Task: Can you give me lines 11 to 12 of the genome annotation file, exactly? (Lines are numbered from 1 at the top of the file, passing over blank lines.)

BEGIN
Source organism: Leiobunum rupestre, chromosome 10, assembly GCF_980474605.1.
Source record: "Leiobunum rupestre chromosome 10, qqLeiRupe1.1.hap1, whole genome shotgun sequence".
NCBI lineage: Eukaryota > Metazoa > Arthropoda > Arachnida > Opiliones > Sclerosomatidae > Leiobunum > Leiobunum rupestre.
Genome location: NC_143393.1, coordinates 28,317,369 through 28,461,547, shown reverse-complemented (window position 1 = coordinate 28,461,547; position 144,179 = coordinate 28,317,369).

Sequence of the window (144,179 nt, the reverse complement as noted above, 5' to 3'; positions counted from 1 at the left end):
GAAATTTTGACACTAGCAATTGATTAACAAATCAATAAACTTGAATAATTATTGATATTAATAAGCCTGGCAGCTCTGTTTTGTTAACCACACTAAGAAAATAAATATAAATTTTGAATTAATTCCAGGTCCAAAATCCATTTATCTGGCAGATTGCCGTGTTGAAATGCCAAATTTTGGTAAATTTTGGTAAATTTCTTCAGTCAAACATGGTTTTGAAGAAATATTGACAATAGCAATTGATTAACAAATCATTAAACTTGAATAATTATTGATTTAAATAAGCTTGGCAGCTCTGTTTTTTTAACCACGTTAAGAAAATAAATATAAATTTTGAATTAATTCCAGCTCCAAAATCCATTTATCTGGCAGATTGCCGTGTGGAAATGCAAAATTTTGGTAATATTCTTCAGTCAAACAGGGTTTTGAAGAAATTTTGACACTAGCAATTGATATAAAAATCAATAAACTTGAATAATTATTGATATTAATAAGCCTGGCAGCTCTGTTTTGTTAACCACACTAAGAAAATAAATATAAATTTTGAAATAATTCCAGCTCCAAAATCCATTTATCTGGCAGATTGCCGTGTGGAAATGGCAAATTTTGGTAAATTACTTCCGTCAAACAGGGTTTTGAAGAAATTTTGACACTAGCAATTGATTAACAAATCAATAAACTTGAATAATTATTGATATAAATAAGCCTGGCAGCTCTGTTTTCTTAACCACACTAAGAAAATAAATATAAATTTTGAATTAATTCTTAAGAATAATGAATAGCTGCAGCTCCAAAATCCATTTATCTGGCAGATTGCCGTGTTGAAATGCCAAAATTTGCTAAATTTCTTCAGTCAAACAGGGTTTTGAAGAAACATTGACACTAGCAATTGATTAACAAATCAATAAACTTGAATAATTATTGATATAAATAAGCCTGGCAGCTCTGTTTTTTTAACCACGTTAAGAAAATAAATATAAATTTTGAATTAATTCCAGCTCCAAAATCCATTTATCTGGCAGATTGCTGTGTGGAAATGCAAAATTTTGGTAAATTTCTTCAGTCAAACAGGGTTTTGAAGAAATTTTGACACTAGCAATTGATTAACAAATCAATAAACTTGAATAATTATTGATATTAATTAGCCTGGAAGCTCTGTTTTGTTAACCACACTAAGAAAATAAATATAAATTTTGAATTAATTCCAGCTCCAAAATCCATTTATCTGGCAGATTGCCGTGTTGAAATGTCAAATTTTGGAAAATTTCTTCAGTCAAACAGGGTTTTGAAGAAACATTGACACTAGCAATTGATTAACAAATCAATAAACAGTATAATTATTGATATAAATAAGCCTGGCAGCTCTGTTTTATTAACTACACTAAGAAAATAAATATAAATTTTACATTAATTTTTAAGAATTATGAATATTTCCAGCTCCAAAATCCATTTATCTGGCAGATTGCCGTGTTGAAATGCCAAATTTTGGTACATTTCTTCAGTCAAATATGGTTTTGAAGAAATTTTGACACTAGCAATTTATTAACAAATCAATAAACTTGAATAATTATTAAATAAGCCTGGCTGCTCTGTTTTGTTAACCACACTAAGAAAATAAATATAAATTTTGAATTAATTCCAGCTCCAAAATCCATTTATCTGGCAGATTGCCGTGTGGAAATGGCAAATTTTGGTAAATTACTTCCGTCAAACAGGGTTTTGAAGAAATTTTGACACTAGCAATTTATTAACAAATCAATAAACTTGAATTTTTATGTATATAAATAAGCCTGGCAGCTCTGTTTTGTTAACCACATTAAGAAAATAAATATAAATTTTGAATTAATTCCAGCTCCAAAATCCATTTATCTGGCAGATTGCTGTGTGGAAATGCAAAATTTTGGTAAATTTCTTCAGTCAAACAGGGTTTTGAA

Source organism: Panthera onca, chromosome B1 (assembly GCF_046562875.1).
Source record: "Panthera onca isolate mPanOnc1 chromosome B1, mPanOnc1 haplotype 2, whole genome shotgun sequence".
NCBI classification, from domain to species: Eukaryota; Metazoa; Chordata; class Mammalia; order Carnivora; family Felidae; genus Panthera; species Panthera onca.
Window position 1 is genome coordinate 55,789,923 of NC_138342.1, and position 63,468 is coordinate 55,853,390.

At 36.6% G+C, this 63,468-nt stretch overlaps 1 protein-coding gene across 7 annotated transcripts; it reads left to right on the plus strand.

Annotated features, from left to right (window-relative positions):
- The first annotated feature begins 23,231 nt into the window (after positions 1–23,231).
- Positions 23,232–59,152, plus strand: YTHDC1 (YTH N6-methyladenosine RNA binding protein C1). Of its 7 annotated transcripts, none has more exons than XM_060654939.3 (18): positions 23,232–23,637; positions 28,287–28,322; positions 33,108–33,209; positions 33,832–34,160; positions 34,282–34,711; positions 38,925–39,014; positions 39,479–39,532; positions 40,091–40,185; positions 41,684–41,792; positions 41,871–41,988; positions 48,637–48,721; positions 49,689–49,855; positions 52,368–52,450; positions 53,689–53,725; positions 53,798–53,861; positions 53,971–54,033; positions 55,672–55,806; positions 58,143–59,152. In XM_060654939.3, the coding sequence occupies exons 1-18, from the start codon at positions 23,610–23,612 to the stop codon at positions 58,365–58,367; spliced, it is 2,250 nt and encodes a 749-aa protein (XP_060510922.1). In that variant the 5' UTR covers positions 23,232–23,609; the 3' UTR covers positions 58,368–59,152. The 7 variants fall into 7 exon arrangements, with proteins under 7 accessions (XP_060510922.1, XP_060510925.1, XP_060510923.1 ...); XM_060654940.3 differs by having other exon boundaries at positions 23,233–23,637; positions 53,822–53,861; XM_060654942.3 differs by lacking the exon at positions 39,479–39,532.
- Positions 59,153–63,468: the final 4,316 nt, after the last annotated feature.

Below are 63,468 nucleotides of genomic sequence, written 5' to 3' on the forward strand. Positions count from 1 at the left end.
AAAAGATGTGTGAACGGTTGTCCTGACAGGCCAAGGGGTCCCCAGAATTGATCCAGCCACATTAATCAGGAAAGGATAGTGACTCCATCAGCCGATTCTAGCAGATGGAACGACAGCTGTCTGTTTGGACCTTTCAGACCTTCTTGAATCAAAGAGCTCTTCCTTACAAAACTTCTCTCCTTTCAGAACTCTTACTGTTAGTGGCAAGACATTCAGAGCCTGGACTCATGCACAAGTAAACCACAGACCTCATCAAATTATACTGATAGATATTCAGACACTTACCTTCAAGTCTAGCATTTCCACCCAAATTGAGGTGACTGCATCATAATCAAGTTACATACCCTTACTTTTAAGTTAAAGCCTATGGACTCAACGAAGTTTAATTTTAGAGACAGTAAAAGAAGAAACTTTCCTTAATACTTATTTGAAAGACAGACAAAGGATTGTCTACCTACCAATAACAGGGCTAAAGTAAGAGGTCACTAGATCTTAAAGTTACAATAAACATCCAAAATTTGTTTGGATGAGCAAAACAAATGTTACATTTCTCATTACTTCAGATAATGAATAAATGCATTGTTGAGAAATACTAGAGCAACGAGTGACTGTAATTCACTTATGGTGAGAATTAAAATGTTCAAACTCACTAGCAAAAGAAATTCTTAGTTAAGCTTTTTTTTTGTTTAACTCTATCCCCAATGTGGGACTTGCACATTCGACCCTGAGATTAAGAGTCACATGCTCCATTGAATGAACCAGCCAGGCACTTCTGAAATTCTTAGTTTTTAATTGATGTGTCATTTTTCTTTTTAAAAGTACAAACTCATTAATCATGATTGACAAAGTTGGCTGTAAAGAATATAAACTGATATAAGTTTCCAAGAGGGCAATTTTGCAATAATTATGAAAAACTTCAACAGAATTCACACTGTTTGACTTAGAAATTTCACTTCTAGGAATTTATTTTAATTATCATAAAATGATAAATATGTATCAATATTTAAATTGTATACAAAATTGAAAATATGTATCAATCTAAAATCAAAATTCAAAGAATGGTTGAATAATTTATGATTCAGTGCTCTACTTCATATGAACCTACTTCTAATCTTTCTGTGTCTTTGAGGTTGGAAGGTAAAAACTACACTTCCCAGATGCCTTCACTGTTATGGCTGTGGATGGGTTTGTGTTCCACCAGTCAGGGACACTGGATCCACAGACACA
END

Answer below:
At 36.6% G+C, this 63,468-nt stretch overlaps 1 protein-coding gene across 7 annotated transcripts; it reads left to right on the plus strand.

Annotated features, from left to right (window-relative positions):